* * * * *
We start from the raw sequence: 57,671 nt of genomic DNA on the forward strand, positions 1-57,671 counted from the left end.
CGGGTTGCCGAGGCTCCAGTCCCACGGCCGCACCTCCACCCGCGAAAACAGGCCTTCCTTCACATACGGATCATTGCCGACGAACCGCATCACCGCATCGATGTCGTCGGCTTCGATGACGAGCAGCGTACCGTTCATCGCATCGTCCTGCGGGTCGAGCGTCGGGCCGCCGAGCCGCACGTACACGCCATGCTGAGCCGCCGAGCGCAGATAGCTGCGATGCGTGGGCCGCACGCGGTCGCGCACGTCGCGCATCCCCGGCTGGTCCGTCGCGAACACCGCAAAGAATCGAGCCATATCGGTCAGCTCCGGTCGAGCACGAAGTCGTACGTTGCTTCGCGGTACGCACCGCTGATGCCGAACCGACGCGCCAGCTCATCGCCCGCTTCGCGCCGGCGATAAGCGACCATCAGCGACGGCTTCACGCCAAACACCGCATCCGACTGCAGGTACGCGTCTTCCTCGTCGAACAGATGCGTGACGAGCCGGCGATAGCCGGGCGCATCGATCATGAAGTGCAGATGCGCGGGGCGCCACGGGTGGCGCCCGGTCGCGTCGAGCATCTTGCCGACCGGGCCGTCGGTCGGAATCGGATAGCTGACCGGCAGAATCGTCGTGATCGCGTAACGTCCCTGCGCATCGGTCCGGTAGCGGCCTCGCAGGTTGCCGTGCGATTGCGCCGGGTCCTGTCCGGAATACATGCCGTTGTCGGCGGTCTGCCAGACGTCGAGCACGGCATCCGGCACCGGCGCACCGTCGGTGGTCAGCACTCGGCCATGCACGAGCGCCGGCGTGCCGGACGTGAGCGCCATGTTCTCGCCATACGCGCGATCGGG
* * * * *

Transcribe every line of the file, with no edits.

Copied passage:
We start from the raw sequence: 57,671 nt of genomic DNA on the forward strand, positions 1-57,671 counted from the left end.
CGGGTTGCCGAGGCTCCAGTCCCACGGCCGCACCTCCACCCGCGAAAACAGGCCTTCCTTCACATACGGATCATTGCCGACGAACCGCATCACCGCATCGATGTCGTCGGCTTCGATGACGAGCAGCGTACCGTTCATCGCATCGTCCTGCGGGTCGAGCGTCGGGCCGCCGAGCCGCACGTACACGCCATGCTGAGCCGCCGAGCGCAGATAGCTGCGATGCGTGGGCCGCACGCGGTCGCGCACGTCGCGCATCCCCGGCTGGTCCGTCGCGAACACCGCAAAGAATCGAGCCATATCGGTCAGCTCCGGTCGAGCACGAAGTCGTACGTTGCTTCGCGGTACGCACCGCTGATGCCGAACCGACGCGCCAGCTCATCGCCCGCTTCGCGCCGGCGATAAGCGACCATCAGCGACGGCTTCACGCCAAACACCGCATCCGACTGCAGGTACGCGTCTTCCTCGTCGAACAGATGCGTGACGAGCCGGCGATAGCCGGGCGCATCGATCATGAAGTGCAGATGCGCGGGGCGCCACGGGTGGCGCCCGGTCGCGTCGAGCATCTTGCCGACCGGGCCGTCGGTCGGAATCGGATAGCTGACCGGCAGAATCGTCGTGATCGCGTAACGTCCCTGCGCATCGGTCCGGTAGCGGCCTCGCAGGTTGCCGTGCGATTGCGCCGGGTCCTGTCCGGAATACATGCCGTTGTCGGCGGTCTGCCAGACGTCGAGCACGGCATCCGGCACCGGCGCACCGTCGGTGGTCAGCACTCGGCCATGCACGAGCGCCGGCGTGCCGGACGTGAGCGCCATGTTCTCGCCATACGCGCGATCGGG